Finishing the Hat *

And I was doing so well with posting regularly!  Then six weeks of nothing…

So here are two and a half hats….the poor Scotsman’s trilby is still waiting for petersham and wire to correct its floppy brim, but I did finally finish the first blocked full size felt hat ie the red cloche with embroidered petal decoration, and the sinamay ‘mermaids hat’.

Three hatsI have now started the final term at college – this term it is pattern cutting and fabric hats.  We start by making a toile for a skullcap and a butcher boy cap in calico, and then on to making a fabric trilby.  I am hoping that I will be allowed to use some thin leather from an old battered leather coat, but I fear that Karen will say it is too much for the sewing machine to cope with.  Ah yes!  The dreaded sewing machine.  I’m not at all sure about this….

* I tip my hat to Stephen Sondheim for the title….

 

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A Trilby for the Scotsman – part two

The ‘flare’ and the ‘cone’ which I had stiffened previously were dry by the time last week’s class came around so I was able to steam and block the pieces of the hat.  This happens in two parts – one block for the crown and one for the brim.  Both of the official trilby blocks were a bit small and so was the trilby brim block with the best shape so we improvised.

Crown being blocked (with brim waiting in the background.)

Crown being blocked (with brim waiting in the background.)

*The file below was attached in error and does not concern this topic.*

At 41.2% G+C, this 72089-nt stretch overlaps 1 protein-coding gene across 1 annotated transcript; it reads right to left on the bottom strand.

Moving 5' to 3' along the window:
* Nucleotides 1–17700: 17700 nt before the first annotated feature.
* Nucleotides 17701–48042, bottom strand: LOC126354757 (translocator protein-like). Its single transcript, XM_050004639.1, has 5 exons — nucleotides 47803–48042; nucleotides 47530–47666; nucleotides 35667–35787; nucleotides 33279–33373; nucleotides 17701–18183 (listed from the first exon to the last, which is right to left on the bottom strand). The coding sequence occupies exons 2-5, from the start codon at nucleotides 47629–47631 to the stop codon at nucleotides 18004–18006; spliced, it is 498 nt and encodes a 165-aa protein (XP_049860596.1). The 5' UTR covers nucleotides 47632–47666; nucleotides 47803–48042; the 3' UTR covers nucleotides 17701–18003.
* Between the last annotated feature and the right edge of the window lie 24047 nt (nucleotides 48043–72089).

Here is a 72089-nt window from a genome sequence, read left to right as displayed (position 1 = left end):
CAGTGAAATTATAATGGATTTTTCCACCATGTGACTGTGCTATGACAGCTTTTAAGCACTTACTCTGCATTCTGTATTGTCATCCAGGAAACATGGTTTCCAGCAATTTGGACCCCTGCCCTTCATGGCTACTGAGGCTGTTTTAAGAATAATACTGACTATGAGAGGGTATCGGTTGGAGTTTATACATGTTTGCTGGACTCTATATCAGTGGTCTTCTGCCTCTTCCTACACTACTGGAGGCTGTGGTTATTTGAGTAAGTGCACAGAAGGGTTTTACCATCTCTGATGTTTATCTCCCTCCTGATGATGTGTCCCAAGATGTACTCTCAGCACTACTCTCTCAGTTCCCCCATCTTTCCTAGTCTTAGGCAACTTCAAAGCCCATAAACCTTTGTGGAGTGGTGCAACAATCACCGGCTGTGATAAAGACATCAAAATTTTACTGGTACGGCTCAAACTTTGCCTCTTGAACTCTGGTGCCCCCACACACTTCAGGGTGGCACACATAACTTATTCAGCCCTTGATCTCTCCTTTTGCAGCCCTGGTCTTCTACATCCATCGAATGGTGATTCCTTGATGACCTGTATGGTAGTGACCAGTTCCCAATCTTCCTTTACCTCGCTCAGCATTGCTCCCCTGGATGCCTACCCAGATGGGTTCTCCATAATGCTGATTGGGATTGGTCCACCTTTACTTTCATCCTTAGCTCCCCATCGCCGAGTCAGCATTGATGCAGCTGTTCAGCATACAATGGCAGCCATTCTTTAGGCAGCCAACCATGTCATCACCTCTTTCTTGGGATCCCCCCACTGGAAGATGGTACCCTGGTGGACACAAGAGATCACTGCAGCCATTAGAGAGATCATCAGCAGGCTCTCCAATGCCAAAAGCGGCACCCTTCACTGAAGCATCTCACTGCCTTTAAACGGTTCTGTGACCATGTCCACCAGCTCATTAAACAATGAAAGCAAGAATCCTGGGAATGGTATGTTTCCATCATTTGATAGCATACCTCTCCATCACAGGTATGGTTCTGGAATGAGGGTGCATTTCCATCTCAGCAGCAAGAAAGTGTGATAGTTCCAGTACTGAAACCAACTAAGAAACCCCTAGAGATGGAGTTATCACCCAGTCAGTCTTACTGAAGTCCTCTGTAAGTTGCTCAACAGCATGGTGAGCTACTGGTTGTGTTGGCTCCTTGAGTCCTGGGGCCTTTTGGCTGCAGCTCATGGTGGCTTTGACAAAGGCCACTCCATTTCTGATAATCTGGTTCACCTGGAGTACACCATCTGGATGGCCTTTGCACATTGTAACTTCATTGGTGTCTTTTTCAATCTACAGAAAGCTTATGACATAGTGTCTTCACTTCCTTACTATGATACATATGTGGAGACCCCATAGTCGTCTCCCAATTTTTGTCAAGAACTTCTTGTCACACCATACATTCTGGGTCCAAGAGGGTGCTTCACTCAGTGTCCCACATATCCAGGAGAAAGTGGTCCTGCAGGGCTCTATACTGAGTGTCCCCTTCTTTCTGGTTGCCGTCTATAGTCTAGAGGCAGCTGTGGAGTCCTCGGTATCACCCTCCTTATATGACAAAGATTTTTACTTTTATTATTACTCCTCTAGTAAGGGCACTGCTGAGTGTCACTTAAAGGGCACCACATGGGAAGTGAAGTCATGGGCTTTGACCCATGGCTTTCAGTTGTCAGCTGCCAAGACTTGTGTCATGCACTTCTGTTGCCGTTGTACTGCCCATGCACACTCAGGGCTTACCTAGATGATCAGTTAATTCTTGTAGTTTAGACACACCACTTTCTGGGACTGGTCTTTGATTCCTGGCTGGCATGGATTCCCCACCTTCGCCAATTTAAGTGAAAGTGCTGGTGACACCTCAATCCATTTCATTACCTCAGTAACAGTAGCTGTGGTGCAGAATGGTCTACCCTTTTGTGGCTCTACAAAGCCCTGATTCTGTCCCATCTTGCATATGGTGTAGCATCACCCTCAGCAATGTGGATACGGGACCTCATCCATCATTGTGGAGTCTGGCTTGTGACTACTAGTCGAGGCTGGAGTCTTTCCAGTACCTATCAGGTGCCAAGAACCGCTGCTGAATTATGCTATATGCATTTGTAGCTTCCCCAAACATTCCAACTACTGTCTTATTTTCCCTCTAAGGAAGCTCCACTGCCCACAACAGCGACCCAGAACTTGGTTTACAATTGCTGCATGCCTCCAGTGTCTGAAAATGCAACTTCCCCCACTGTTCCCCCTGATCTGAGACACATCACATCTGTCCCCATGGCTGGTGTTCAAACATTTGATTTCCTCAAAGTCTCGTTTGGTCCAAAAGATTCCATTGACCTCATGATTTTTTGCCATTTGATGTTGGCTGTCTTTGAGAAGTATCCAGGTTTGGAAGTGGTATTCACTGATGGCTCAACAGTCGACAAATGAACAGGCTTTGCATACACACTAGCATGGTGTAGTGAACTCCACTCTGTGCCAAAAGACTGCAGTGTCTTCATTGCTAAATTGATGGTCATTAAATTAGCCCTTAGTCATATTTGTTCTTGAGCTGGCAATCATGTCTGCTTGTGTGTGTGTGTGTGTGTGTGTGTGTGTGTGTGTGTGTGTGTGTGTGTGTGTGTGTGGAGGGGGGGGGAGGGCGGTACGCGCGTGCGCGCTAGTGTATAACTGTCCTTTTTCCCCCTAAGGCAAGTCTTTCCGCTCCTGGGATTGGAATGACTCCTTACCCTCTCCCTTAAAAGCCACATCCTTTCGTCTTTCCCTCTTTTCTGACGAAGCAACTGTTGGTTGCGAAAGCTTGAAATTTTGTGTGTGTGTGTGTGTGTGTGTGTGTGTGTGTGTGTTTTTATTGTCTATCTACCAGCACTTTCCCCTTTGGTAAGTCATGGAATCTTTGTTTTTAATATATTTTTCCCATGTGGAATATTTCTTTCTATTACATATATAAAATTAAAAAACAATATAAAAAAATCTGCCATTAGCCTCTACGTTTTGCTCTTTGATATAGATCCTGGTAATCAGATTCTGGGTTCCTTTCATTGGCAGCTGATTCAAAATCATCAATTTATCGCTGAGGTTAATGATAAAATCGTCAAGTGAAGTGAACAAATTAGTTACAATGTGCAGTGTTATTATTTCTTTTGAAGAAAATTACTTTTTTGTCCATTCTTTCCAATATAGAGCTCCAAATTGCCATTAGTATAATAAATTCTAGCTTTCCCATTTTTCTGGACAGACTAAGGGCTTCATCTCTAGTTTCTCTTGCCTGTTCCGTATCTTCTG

The crown is blocked on a standard crown block and Karen is going to show me how to put the traditional shape in by hand – which, given that I am unlikely to buy a trilby block any time soon, is probably much more useful knowledge than just using the trilby shaped crown block…

Brim blocked and pinned

Brim blocked and pinned

The brim is blocked onto a polystyrene copy of a 1950s Dior block once owned by Freddie Fox.  I attached a crown block with the right head circumference to the brim block with masking tape and pins, to provide a guide to stretch the inner side of the rim over.  Then I cut the middle out of the flare and stretched it over the crown block steaming it as I went – very glad I was using a polystyrene version as the original block must have weighed a ton and would have been hell to manipulate!  We then wrapped a cord around the middle and pinned it into the block securely.  Finally once it was stretched at the crown edge I steamed smoothed and stretched the brim over the block, pinning as I went.

And now I wait to see what happens in tomorrow’s class as it will have dried thoroughly and can be removed from the block to be cut to shape and stitched together.